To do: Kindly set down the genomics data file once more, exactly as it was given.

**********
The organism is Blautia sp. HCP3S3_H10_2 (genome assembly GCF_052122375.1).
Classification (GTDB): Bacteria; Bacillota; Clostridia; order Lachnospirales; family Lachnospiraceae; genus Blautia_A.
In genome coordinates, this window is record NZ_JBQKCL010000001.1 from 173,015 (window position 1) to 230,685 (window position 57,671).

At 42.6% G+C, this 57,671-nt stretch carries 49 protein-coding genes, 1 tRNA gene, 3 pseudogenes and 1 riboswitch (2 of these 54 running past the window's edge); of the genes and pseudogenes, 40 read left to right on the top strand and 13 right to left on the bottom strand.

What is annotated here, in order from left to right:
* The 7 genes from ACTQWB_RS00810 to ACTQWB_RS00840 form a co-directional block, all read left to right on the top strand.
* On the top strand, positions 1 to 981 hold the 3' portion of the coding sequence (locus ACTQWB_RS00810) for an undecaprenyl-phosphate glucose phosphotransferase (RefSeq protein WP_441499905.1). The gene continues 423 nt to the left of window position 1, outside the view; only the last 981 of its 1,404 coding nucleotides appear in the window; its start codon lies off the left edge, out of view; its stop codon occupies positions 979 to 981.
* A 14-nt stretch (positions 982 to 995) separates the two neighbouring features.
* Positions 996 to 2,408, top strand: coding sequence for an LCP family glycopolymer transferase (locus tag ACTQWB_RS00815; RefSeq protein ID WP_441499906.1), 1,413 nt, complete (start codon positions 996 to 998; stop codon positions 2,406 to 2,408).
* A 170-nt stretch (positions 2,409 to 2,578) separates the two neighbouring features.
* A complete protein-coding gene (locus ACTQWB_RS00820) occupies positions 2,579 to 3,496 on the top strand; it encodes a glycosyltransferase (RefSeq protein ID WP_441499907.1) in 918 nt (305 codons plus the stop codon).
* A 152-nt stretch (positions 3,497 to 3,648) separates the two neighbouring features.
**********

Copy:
The organism is Blautia sp. HCP3S3_H10_2 (genome assembly GCF_052122375.1).
Classification (GTDB): Bacteria; Bacillota; Clostridia; order Lachnospirales; family Lachnospiraceae; genus Blautia_A.
In genome coordinates, this window is record NZ_JBQKCL010000001.1 from 173,015 (window position 1) to 230,685 (window position 57,671).

At 42.6% G+C, this 57,671-nt stretch carries 49 protein-coding genes, 1 tRNA gene, 3 pseudogenes and 1 riboswitch (2 of these 54 running past the window's edge); of the genes and pseudogenes, 40 read left to right on the top strand and 13 right to left on the bottom strand.

What is annotated here, in order from left to right:
* The 7 genes from ACTQWB_RS00810 to ACTQWB_RS00840 form a co-directional block, all read left to right on the top strand.
* On the top strand, positions 1 to 981 hold the 3' portion of the coding sequence (locus ACTQWB_RS00810) for an undecaprenyl-phosphate glucose phosphotransferase (RefSeq protein WP_441499905.1). The gene continues 423 nt to the left of window position 1, outside the view; only the last 981 of its 1,404 coding nucleotides appear in the window; its start codon lies off the left edge, out of view; its stop codon occupies positions 979 to 981.
* A 14-nt stretch (positions 982 to 995) separates the two neighbouring features.
* Positions 996 to 2,408, top strand: coding sequence for an LCP family glycopolymer transferase (locus tag ACTQWB_RS00815; RefSeq protein ID WP_441499906.1), 1,413 nt, complete (start codon positions 996 to 998; stop codon positions 2,406 to 2,408).
* A 170-nt stretch (positions 2,409 to 2,578) separates the two neighbouring features.
* A complete protein-coding gene (locus ACTQWB_RS00820) occupies positions 2,579 to 3,496 on the top strand; it encodes a glycosyltransferase (RefSeq protein ID WP_441499907.1) in 918 nt (305 codons plus the stop codon).
* A 152-nt stretch (positions 3,497 to 3,648) separates the two neighbouring features.